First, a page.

Origin of The RennStand – Part 4

Origin of the RennStand – Part 4


Since I was still overseas, I was unable to personally measure some of the more commonly sold floor jacks in the US, but I was able to find some specs online that were enough to get me started, so I began designing the prototype based on those measurements. I also wanted the stand to be built entirely of off-the-shelf materials to reduce manufacturing costs, and I figured I’d try to build a prototype with locally sourced materials that were at least close in dimensions to those I could source in the States since that’s where I originally intended to build them.

So, the measurements, calculations, and drawings began. It was a mess of numbers. If one angle or length changed, then most of the others would likely have to as well. This wrestling with measurements went on for weeks until I found a balance that I felt would be at least close to what the final product might look like. With the help of my father-in-law, I was able to find a welder in town that would work with me in building the first prototype. After a few meetings and discussions of what I wanted, the work began, and within a couple of weeks I had my very first prototype. It was built of unfinished carbon steel that had already begun to “patina” which, in this case, was a fancy word for surface rust.

Without a press to test its durability, I was under no illusion that the prototype was strong enough to safely support a vehicle while working underneath it. It certainly looked strong enough, but I wasn’t taking any chances, so I decided to test it under our daily vehicle … a tiny Opel hatchback that was in need of repairs anyway, and which I would slowly lift without getting underneath it. My intent was only to test the concept, and lo-and-behold it worked! I lowered the car just about as fast as I had lifted it, went home, and celebrated. The whole operation took about three minutes, but it was a milestone.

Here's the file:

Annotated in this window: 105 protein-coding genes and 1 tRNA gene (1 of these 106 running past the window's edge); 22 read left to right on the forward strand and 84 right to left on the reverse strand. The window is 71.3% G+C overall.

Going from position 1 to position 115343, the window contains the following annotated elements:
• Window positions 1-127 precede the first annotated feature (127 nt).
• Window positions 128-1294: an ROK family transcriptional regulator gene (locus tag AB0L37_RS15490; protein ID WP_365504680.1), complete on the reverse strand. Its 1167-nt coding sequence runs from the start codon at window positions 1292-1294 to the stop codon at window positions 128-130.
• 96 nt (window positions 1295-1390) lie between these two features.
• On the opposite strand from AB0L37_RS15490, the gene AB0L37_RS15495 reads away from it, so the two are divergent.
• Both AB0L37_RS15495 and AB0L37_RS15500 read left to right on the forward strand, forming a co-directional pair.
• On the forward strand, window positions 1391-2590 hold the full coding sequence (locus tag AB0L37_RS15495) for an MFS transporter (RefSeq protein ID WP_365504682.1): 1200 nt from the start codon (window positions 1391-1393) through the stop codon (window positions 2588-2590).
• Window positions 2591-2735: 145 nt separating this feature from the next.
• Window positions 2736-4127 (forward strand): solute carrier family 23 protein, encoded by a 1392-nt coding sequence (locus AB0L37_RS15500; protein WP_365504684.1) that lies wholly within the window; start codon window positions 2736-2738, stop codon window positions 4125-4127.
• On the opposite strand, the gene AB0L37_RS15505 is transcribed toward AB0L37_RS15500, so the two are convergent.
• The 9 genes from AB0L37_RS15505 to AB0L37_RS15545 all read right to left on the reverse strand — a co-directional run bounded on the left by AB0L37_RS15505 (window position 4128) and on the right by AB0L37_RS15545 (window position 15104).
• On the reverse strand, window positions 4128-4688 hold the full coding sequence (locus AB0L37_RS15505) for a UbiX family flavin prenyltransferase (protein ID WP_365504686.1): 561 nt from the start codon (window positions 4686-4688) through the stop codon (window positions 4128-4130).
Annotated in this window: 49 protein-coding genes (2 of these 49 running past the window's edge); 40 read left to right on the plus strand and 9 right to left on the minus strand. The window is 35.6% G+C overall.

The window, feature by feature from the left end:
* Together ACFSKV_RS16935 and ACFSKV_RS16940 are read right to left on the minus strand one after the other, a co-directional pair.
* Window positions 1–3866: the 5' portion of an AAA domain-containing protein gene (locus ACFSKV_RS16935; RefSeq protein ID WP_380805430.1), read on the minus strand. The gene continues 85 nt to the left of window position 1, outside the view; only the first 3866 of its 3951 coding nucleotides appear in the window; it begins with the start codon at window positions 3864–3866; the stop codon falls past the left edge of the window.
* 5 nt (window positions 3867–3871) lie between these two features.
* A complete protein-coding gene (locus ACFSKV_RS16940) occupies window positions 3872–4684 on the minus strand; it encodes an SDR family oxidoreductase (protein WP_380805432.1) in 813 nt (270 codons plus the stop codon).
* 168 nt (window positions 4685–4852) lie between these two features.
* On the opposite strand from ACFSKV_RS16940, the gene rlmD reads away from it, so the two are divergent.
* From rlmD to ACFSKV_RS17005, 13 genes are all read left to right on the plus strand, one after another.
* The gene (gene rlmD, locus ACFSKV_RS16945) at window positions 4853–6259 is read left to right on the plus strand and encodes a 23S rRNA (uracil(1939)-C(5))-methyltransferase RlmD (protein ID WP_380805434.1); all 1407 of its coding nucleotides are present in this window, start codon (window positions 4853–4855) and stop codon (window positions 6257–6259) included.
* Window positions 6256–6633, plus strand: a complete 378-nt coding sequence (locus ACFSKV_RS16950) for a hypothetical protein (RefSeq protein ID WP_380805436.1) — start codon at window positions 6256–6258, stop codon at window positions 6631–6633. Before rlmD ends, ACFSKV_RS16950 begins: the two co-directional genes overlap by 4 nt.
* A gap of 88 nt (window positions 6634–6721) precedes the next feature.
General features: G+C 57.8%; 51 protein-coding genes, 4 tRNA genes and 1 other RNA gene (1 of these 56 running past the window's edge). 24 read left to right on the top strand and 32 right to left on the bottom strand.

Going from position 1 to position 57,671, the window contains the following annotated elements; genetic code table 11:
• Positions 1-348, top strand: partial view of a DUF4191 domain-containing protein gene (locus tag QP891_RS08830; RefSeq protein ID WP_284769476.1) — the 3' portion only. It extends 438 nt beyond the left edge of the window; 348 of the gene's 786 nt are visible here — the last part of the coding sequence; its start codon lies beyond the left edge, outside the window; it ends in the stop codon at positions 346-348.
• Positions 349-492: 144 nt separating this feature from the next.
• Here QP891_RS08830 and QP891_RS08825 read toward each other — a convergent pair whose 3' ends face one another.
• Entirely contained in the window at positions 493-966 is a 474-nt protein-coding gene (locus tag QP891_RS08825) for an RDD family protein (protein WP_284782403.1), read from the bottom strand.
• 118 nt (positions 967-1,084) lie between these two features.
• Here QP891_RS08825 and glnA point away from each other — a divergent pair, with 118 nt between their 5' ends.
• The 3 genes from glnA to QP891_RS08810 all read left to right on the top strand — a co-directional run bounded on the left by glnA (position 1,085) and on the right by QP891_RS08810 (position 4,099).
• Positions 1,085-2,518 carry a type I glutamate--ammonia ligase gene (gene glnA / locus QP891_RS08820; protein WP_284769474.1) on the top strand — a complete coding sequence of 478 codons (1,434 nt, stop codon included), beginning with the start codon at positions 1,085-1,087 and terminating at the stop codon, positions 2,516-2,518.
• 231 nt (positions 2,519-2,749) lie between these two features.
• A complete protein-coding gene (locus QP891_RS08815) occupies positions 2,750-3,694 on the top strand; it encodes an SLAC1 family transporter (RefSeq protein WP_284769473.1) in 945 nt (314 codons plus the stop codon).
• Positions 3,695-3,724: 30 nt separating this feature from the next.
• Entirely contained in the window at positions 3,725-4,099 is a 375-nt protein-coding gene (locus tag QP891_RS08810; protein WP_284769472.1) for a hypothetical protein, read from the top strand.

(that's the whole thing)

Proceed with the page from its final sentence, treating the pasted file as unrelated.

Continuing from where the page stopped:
Now what was I going to do with this? I felt I had to get the prototype back to the US to manufacturers that could build another one and then test it properly under a press, but I knew prototyping in the US would be very expensive due to the tooling costs, and also the cost of an engineer to draw CAD drawings and likely make changes to the geometry once the design began to inevitably evolve.

I originally hesitated when I thought about what I might have to spend to do this, but then I remembered a book by Richard Branson titled ‘Screw It, Let’s Do It.’

I hadn’t yet read the book, but the title was good enough for me, so I shipped the prototype home, and met it in Miami about a week or so later.

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